Meteorologists with the National Oceanic and Atmospheric Administration’s (NOAA) Climate Prediction Center are warning of the chance of extensive river flooding in the U.S. this spring. The Climate Prediction Center (CPC) is forecasting above-average temperatures across the country this spring along with well above-average precipitation in the central and eastern portions of the country. According to the CPC, significant rainfall events could trigger flood conditions on top of already saturated soils.
“NOAA stands ready to provide timely and accurate forecasts and warnings throughout the spring,” said Neil Jacobs, Ph.D., acting NOAA administrator. “The dedicated employees of the National Weather Service continue to apply their skills and the latest technology to monitor additional rainfall, rising river levels, and the threat of severe weather to keep the public ahead of any weather hazard.”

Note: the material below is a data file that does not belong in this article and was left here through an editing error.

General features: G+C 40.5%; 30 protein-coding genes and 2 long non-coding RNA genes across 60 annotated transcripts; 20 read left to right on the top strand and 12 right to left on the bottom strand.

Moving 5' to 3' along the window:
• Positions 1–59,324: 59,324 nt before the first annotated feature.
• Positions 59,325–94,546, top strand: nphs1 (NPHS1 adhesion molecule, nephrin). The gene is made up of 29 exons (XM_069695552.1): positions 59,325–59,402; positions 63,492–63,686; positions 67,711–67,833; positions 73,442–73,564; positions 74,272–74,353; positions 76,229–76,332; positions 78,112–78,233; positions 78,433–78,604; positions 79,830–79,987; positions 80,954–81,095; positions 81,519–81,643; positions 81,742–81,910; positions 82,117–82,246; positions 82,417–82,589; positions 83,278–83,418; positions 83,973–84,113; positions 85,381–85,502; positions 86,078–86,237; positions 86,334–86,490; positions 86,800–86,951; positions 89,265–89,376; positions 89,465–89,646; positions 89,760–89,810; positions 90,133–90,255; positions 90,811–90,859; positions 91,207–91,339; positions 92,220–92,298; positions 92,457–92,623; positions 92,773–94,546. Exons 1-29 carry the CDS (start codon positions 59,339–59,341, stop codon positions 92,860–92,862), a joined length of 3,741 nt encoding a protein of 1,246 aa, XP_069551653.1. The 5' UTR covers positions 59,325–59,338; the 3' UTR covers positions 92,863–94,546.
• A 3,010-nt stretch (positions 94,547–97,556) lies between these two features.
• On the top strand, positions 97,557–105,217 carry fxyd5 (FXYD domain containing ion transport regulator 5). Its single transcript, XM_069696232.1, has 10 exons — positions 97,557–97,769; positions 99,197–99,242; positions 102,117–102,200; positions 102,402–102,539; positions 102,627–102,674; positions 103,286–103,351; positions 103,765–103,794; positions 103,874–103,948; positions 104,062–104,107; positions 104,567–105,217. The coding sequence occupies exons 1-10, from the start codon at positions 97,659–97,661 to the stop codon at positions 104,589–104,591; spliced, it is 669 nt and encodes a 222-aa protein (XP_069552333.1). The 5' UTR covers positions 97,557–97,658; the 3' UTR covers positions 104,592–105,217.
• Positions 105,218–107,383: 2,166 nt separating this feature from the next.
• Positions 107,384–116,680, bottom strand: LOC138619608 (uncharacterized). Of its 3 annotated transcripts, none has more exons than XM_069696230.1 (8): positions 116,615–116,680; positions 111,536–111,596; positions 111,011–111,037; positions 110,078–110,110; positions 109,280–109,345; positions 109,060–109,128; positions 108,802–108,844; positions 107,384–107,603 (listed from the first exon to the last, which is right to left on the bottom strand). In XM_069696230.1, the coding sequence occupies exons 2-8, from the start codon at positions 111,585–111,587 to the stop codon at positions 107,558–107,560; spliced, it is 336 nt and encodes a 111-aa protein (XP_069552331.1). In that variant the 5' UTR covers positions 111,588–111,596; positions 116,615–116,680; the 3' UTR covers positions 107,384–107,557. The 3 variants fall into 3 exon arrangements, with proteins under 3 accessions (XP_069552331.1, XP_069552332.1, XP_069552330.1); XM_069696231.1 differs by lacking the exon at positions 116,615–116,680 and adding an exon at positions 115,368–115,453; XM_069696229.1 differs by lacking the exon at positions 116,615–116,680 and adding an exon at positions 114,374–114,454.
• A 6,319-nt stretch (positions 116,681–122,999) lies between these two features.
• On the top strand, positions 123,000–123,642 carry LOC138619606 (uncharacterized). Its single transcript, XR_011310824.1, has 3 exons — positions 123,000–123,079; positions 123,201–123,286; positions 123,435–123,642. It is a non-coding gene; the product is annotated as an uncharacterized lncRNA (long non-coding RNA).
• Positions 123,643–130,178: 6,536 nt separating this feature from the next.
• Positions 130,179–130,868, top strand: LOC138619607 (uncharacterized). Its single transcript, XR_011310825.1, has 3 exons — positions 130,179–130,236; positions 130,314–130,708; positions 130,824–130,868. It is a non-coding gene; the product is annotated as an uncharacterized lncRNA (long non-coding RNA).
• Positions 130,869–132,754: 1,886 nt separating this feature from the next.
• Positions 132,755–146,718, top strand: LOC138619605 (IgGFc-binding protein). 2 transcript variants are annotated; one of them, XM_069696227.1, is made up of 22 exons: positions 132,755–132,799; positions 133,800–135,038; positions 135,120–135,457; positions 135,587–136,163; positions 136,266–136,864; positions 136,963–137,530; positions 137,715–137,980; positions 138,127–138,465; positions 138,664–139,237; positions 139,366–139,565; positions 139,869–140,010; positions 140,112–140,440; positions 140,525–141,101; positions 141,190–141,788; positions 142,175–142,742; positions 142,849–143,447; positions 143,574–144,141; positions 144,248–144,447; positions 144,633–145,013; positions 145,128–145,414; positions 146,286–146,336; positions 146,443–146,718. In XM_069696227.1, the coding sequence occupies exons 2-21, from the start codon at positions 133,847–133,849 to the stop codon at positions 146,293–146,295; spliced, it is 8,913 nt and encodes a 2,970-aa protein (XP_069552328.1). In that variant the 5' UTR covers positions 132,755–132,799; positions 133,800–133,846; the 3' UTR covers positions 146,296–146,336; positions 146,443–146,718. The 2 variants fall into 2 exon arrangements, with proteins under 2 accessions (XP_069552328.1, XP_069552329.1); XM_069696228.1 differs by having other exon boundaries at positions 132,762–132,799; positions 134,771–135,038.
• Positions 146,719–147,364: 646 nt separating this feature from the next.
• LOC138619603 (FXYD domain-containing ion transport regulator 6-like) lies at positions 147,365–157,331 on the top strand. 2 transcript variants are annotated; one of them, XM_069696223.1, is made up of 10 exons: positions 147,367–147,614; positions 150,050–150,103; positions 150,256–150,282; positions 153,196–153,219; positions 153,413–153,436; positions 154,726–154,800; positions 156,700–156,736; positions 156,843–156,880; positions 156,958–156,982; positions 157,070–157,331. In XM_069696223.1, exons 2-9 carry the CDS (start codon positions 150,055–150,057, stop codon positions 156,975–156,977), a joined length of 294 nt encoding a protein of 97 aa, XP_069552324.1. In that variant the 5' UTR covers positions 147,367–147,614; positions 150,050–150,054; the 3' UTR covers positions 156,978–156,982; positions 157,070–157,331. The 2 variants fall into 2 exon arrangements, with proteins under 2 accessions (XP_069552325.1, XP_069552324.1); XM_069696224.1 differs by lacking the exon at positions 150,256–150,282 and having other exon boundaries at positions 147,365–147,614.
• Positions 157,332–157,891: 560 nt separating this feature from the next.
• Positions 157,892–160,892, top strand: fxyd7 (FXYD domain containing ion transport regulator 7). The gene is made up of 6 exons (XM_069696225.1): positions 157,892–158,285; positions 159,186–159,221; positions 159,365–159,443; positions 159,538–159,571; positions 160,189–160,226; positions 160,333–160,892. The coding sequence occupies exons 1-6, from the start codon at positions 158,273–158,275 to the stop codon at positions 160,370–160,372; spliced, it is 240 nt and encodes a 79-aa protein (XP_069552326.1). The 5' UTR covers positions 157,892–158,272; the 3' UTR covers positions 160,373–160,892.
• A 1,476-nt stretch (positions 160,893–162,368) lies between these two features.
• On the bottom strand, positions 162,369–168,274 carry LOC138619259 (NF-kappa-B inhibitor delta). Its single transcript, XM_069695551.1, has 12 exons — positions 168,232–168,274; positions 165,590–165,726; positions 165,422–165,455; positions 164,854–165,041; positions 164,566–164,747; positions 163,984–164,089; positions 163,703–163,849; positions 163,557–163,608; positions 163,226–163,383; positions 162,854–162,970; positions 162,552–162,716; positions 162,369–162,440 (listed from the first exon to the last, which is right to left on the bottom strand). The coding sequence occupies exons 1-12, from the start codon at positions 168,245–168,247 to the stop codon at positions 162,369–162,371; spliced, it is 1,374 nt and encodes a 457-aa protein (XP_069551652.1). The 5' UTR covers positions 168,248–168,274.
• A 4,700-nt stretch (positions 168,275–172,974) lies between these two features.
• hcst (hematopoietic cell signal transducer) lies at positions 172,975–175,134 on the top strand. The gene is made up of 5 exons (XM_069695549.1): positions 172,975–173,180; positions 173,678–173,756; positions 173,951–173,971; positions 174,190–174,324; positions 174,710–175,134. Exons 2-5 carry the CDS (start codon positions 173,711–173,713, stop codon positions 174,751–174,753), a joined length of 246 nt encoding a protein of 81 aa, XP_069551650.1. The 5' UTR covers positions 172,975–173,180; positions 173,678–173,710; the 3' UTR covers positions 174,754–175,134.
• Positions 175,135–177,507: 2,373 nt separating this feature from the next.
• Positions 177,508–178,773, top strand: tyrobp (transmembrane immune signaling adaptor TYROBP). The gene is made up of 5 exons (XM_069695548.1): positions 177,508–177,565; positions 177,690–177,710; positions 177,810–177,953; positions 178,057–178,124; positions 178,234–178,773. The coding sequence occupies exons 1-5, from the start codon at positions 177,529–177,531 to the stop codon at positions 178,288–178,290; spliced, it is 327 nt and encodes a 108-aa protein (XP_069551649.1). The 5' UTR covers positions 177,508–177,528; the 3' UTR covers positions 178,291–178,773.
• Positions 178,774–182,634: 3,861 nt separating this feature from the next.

Several ingredients are coming together to cause concern. According to NOAA, ongoing rainfall, highly-saturated soil, and the CPC’s forecast of above-normal precipitation this spring are elevating flood concerns. The highest increased chances for flooding exists around the central and southeastern United States. A risk of minor flooding also exists across one-third of the country. According to NOAA, the greatest risk for major and moderate flood conditions includes the upper and middle Mississippi River basins, the Missouri River basin, and the Red River of the North River.
“Nearly every day, dangerous flooding occurs somewhere in the United States and widespread flooding is in the forecast for many states in the months ahead,” said Ed Clark, director of NOAA’s National Water Center in Tuscaloosa, Alabama. “Working with our partners across the National Weather Service we provide the best available forecast products to enhance resilience in communities at greatest risk.”